Jackson was sworn in by Durbin just after 3:20 pm and delivered her opening statement to the committee, pledging to support and defend the Constitution if confirmed to the Supreme Court.
“Members of this committee,” she said, “if I am confirmed, I commit to you that I will work productively to support and defend the Constitution and this grand experiment of American democracy that has endured over these past 246 years.”
Noting her nearly 10 years serving on the federal bench, Jackson said she takes her responsibility to be independent seriously.
“I decide cases from a neutral posture,” she told the committee. “I evaluate the facts, and I interpret and apply the law to the facts of the case before me, without fear or favor, consistent with my judicial oath.”
Jackson offered gratitude to Mr. Biden for the “confidence” he placed in her and thanked the 45 senators she met with in the lead-up to her confirmation hearings.
“Your careful attention to my nomination demonstrates your dedication to the crucial role that the Senate plays in this constitutional process. And I thank you,” she said.
Born in Washington, Jackson highlighted the lessons instilled in her by her parents, Johnny and Ellery Brown, who were both in attendance. Jackson said her father helped stir her interest in law, as he was a full-time student at the University of Miami Law School when the family moved to Florida.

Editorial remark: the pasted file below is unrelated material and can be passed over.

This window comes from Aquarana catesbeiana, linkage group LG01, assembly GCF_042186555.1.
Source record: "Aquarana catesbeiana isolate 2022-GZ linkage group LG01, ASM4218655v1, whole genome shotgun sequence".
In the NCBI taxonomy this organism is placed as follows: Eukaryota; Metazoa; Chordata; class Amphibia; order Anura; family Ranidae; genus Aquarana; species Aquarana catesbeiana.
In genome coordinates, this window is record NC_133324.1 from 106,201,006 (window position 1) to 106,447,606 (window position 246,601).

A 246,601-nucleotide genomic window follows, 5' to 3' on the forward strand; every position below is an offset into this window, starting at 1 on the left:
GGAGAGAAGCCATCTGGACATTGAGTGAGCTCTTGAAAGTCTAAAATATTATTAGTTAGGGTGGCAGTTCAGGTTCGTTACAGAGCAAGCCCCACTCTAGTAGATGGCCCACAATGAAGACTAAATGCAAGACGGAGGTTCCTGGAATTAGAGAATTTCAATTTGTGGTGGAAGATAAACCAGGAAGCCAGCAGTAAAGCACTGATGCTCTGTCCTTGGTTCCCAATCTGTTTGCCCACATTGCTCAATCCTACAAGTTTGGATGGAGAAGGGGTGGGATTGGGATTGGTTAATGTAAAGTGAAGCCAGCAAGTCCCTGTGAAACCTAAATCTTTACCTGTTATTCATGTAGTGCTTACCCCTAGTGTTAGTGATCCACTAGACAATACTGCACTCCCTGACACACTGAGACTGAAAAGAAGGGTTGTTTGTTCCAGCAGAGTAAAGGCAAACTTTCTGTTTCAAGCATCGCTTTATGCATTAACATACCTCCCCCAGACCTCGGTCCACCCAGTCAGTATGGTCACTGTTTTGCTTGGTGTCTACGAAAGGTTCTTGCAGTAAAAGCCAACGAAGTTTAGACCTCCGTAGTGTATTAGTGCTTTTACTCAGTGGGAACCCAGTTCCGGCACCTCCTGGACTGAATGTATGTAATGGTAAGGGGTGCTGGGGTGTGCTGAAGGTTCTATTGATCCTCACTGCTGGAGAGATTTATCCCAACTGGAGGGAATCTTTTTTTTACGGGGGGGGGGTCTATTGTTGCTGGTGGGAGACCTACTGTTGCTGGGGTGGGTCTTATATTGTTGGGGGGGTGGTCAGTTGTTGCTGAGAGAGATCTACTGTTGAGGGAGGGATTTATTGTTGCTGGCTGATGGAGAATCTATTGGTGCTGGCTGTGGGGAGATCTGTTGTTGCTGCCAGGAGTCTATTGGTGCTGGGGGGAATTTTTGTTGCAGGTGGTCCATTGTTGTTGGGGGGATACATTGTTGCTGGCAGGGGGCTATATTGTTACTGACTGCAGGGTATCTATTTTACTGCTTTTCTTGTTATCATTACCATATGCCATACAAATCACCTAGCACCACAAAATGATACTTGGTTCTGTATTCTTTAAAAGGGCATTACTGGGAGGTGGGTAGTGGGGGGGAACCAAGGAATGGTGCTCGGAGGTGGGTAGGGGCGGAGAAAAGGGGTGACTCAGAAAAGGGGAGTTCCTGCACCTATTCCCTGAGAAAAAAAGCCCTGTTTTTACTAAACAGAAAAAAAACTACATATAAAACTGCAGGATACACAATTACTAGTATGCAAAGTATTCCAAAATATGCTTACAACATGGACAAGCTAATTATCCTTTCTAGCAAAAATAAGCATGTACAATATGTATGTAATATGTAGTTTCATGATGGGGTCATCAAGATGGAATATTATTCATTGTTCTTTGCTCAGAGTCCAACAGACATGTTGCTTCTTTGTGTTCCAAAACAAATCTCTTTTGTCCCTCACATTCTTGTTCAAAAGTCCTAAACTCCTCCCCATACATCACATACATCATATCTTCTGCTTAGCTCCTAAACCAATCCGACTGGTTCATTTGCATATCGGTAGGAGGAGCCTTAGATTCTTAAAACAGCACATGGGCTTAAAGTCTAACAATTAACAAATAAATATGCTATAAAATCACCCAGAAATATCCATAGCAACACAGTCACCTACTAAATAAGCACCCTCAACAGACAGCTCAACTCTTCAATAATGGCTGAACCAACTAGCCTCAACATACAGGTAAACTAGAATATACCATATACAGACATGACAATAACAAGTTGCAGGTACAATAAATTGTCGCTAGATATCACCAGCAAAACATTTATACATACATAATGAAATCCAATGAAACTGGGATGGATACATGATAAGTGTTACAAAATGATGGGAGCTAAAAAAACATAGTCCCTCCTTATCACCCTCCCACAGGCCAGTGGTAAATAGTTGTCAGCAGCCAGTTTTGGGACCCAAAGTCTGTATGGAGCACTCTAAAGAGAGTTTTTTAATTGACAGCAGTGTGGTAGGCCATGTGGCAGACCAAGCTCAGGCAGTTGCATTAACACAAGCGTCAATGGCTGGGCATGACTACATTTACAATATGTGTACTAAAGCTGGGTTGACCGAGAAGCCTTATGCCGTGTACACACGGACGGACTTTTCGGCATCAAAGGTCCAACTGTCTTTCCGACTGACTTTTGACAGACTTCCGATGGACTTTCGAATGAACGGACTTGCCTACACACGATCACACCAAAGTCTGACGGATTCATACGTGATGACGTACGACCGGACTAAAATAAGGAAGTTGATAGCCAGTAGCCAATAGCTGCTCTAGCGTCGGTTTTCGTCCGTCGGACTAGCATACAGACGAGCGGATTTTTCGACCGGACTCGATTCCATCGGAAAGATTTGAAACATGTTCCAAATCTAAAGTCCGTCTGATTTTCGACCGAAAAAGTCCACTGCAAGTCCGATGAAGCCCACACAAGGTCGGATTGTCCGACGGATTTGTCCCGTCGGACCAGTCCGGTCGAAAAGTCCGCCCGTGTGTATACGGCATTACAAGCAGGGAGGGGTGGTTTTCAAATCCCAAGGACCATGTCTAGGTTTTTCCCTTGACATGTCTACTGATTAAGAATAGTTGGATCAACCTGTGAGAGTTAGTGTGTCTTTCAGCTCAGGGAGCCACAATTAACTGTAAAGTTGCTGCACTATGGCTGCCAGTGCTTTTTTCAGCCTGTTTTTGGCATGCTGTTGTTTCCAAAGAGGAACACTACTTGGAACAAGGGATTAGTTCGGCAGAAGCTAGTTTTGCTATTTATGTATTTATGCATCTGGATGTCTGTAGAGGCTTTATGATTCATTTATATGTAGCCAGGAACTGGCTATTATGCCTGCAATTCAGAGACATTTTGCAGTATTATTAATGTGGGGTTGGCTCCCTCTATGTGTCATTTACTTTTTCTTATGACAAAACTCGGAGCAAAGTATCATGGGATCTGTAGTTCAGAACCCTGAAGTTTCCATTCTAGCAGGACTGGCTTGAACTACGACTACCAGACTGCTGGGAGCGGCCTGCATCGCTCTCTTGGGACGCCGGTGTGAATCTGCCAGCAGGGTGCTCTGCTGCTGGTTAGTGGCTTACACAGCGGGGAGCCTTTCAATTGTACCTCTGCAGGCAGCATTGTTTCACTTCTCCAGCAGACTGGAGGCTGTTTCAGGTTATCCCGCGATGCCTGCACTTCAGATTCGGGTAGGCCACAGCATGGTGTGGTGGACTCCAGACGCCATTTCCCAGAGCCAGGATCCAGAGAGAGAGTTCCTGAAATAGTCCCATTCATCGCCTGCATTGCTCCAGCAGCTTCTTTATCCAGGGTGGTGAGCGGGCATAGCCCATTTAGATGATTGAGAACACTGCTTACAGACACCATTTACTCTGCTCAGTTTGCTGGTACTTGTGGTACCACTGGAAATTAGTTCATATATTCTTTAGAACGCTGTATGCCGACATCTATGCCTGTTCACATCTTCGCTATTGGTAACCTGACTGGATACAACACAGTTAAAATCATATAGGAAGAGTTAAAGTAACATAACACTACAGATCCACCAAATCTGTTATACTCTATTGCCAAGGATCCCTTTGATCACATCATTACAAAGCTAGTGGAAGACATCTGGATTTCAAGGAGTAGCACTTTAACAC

“My very earliest memories are of watching my father study – he had his stack of law books on the kitchen table while I sat across from him with my stack of coloring books,” she said.
Jackson said her parents impressed upon both her and her brother, Ketajh, the value of public service, with her younger brother working as a police officer before joining the Army following the September 11, 2001, terror attacks.
“Even prior to today, I can honestly say that my life had been blessed beyond measure,” she said. “The first of my many blessings is the fact that I was born in this great nation, a little over 50 years ago.”
Turning to her experience as a federal judge, Jackson noted her opinions tend to be lengthy, which she said reflects her commitment to being transparent and providing a thorough explanation of her decisions.
“All of my professional experiences, including my work as a public defender and as a trial judge, have instilled in me the importance of having each litigant know that the judge in their case has heard them, whether or not their arguments prevailed in court,” she said.
Jackson acknowledged her family in attendance at the hearing, including her husband Patrick, daughters Talia and Leila, parents, brother, in-laws, and three college roommates.
Honoring Breyer, for whom she clerked on the Supreme Court, Jackson called it “extremely humbling to be considered for Justice Breyer’s seat, and I know that I could never fill his shoes. But if confirmed, I would hope to carry on his spirit. “
“I know that my role as a judge is a limited one, that the Constitution empowers me only to decide cases and controversies that are properly presented, and I know that my judicial role is further constrained by careful adherence to precedent,” she said.
Jackson said that across her judicial career, she has worked to ensure the words inscribed above the entrance to the Supreme Court “equal justice under law are a reality and not just an ideal.”